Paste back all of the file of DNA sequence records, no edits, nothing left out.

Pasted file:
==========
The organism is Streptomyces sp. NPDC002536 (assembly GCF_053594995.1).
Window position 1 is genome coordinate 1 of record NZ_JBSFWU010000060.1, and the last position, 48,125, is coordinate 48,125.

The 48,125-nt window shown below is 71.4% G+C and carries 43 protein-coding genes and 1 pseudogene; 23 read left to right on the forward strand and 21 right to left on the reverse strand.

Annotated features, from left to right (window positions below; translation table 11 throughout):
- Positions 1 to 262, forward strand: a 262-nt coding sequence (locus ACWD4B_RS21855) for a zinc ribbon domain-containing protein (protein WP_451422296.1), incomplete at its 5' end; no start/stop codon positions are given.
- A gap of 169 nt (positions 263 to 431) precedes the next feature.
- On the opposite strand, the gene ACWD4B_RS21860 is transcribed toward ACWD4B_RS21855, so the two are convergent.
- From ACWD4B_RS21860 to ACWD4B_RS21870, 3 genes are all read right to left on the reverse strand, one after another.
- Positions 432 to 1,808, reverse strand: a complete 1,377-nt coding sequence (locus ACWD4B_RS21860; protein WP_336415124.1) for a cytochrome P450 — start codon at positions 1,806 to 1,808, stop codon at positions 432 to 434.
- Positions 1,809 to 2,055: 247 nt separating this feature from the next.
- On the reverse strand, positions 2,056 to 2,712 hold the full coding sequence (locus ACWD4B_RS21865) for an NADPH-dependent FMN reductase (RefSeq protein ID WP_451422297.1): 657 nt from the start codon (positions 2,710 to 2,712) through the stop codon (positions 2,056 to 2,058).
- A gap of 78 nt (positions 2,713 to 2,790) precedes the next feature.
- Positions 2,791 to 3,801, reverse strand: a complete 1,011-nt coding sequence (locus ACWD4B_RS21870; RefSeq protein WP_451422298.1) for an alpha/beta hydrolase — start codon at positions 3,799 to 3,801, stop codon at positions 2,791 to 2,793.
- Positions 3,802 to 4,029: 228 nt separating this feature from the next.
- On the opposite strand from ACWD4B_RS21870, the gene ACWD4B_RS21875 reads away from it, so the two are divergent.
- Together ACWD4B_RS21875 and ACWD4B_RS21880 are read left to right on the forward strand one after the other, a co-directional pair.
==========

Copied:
The organism is Streptomyces sp. NPDC002536 (assembly GCF_053594995.1).
Window position 1 is genome coordinate 1 of record NZ_JBSFWU010000060.1, and the last position, 48,125, is coordinate 48,125.

The 48,125-nt window shown below is 71.4% G+C and carries 43 protein-coding genes and 1 pseudogene; 23 read left to right on the forward strand and 21 right to left on the reverse strand.

Annotated features, from left to right (window positions below; translation table 11 throughout):
- Positions 1 to 262, forward strand: a 262-nt coding sequence (locus ACWD4B_RS21855) for a zinc ribbon domain-containing protein (protein WP_451422296.1), incomplete at its 5' end; no start/stop codon positions are given.
- A gap of 169 nt (positions 263 to 431) precedes the next feature.
- On the opposite strand, the gene ACWD4B_RS21860 is transcribed toward ACWD4B_RS21855, so the two are convergent.
- From ACWD4B_RS21860 to ACWD4B_RS21870, 3 genes are all read right to left on the reverse strand, one after another.
- Positions 432 to 1,808, reverse strand: a complete 1,377-nt coding sequence (locus ACWD4B_RS21860; protein WP_336415124.1) for a cytochrome P450 — start codon at positions 1,806 to 1,808, stop codon at positions 432 to 434.
- Positions 1,809 to 2,055: 247 nt separating this feature from the next.
- On the reverse strand, positions 2,056 to 2,712 hold the full coding sequence (locus ACWD4B_RS21865) for an NADPH-dependent FMN reductase (RefSeq protein ID WP_451422297.1): 657 nt from the start codon (positions 2,710 to 2,712) through the stop codon (positions 2,056 to 2,058).
- A gap of 78 nt (positions 2,713 to 2,790) precedes the next feature.
- Positions 2,791 to 3,801, reverse strand: a complete 1,011-nt coding sequence (locus ACWD4B_RS21870; RefSeq protein WP_451422298.1) for an alpha/beta hydrolase — start codon at positions 3,799 to 3,801, stop codon at positions 2,791 to 2,793.
- Positions 3,802 to 4,029: 228 nt separating this feature from the next.
- On the opposite strand from ACWD4B_RS21870, the gene ACWD4B_RS21875 reads away from it, so the two are divergent.
- Together ACWD4B_RS21875 and ACWD4B_RS21880 are read left to right on the forward strand one after the other, a co-directional pair.